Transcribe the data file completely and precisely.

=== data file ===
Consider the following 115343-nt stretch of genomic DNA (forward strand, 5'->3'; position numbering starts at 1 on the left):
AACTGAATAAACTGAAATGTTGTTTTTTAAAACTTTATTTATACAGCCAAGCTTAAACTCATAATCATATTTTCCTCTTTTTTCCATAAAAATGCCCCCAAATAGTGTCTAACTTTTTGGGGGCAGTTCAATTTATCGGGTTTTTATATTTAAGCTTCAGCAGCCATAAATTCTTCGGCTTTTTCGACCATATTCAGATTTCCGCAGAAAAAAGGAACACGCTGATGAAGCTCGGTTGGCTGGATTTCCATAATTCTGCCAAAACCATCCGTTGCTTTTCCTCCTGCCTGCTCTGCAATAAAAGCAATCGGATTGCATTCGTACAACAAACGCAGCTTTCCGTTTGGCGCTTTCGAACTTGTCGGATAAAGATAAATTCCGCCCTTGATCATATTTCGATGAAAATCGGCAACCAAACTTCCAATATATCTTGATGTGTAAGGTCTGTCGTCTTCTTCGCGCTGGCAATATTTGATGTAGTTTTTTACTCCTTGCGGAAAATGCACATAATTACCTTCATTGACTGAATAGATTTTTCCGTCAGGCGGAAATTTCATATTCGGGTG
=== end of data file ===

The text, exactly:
Consider the following 115343-nt stretch of genomic DNA (forward strand, 5'->3'; position numbering starts at 1 on the left):
AACTGAATAAACTGAAATGTTGTTTTTTAAAACTTTATTTATACAGCCAAGCTTAAACTCATAATCATATTTTCCTCTTTTTTCCATAAAAATGCCCCCAAATAGTGTCTAACTTTTTGGGGGCAGTTCAATTTATCGGGTTTTTATATTTAAGCTTCAGCAGCCATAAATTCTTCGGCTTTTTCGACCATATTCAGATTTCCGCAGAAAAAAGGAACACGCTGATGAAGCTCGGTTGGCTGGATTTCCATAATTCTGCCAAAACCATCCGTTGCTTTTCCTCCTGCCTGCTCTGCAATAAAAGCAATCGGATTGCATTCGTACAACAAACGCAGCTTTCCGTTTGGCGCTTTCGAACTTGTCGGATAAAGATAAATTCCGCCCTTGATCATATTTCGATGAAAATCGGCAACCAAACTTCCAATATATCTTGATGTGTAAGGTCTGTCGTCTTCTTCGCGCTGGCAATATTTGATGTAGTTTTTTACTCCTTGCGGAAAATGCACATAATTACCTTCATTGACTGAATAGATTTTTCCGTCAGGCGGAAATTTCATATTCGGGTG